Strange suitsTop 10 Bizarre Workers’ Comp Cases for 2011. From an eye-related injury after hitting a bowling ball with a sledge hammer to a fall from a helicopter while attempting to capture a deer with a net – read Thomas Robinson’s picks for workers comp lawsuits with strange circumstances. Robinson reminds us that, “one must always be respectful of the fact that while a case might be bizarre in an academic sense, it was intensely real, affecting real lives and real families.”
Brief takes

Cavlacade of Risk & other news from the blogosphere

Wednesday, October 5th, 2011

Risk roundup – Jay and Louise Norris of Colorado Health Insurance Insider host this week’s Cavalcade of Risk – it’s the Colorado nature edition. Congrats to the Norrises on their 5 year blogging anniversary and 10th issue hosting the Cavalcade.
Check the facts – At Comp Time, Roberto Ceniceros tells the story of an insurer relying on a newspaper’s crime report as the basis for denying a claimant’s workers comp benefits. While this situation might seem like one that wouldn’t surface all that often, we’d make the case that it is a cautionary tale for anyone who is using social media as an investigative tool.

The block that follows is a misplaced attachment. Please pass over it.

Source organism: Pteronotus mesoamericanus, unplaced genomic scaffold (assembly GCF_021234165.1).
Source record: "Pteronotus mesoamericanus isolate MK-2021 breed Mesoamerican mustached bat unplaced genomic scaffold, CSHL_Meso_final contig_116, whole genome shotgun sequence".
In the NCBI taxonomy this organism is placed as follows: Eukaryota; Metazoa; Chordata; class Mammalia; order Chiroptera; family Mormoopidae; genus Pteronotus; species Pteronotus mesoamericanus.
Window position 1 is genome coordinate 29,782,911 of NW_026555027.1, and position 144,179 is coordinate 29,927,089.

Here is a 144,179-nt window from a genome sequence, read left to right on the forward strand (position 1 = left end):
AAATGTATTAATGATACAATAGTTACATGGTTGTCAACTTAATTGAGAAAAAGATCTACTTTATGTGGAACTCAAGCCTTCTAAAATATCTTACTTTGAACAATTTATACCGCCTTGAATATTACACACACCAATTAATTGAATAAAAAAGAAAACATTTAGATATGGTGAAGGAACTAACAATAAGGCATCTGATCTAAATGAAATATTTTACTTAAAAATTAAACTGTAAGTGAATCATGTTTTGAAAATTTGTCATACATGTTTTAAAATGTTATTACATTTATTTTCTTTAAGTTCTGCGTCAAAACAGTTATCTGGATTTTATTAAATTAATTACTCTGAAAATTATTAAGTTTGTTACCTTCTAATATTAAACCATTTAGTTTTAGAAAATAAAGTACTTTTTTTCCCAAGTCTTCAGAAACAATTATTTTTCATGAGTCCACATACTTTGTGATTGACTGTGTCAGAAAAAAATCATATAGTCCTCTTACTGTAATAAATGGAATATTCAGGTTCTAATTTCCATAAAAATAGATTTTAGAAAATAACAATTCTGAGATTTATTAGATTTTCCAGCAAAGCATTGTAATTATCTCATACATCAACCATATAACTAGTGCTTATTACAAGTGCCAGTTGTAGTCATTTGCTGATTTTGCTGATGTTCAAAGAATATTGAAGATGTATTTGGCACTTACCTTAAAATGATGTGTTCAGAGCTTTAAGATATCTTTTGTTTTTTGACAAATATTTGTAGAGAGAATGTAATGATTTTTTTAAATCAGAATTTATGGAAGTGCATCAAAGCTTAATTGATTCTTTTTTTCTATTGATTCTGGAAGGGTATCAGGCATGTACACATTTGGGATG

Culture of Caring – Dave DePaolo has an interesting post on how the culture of caring relates to a workplace where the turnover rates are high, like fast food joints. Is high-touch communication and an early return-to-work model as effective when turnover is 120%? We’d note that high turnover is not only an impediment to return to work, it’s no doubt also a factor in the number of injuries that occur. New, untrained workers have more injuries. The Bureau of Labor Statistics data shows that more than 40% of work-related injury claims are filed by workers who have been on the job for 12 months or less, and a NIOSH study found that employees 24 years old or younger are two times more likely to suffer a nonfatal injury than their older co-workers.
Medical Costs – In our last news roundup, we linked to the Kaiser Family Foundation’s recent report that average family benefits premiums are up 9%. Joe Paduda of Managed Care Matters offers his thoughts on why premiums are up so much when medical costs are flat.
Workplace Violence – Michael Fox of Jottings by an Employer’s Lawyer posts about OSHA’s new directive on procedures for investigating workplace violence complaints. He notes that two industry groups get singled out for particular focus: Healthcare and Social Service Settings and Late-Night Retail Settings.
Anniversary of Patel Memo – At Lexis-Nexis, Robin E. Kobayashi commemorates the 10 year anniversary of the Patel Memo. Bonus points to you if you know what the Patel memo is. Here is a clue: it launched an entire workers comp-related industry.
Case to watch – The EEOC is suing Texas-based BAE Systems for violating the ADA by firing a man who weighed 680 pounds. The man had worked at his job for 16 years and had logged good performance evaluations. The intersection of obesity and the ADA is one to watch.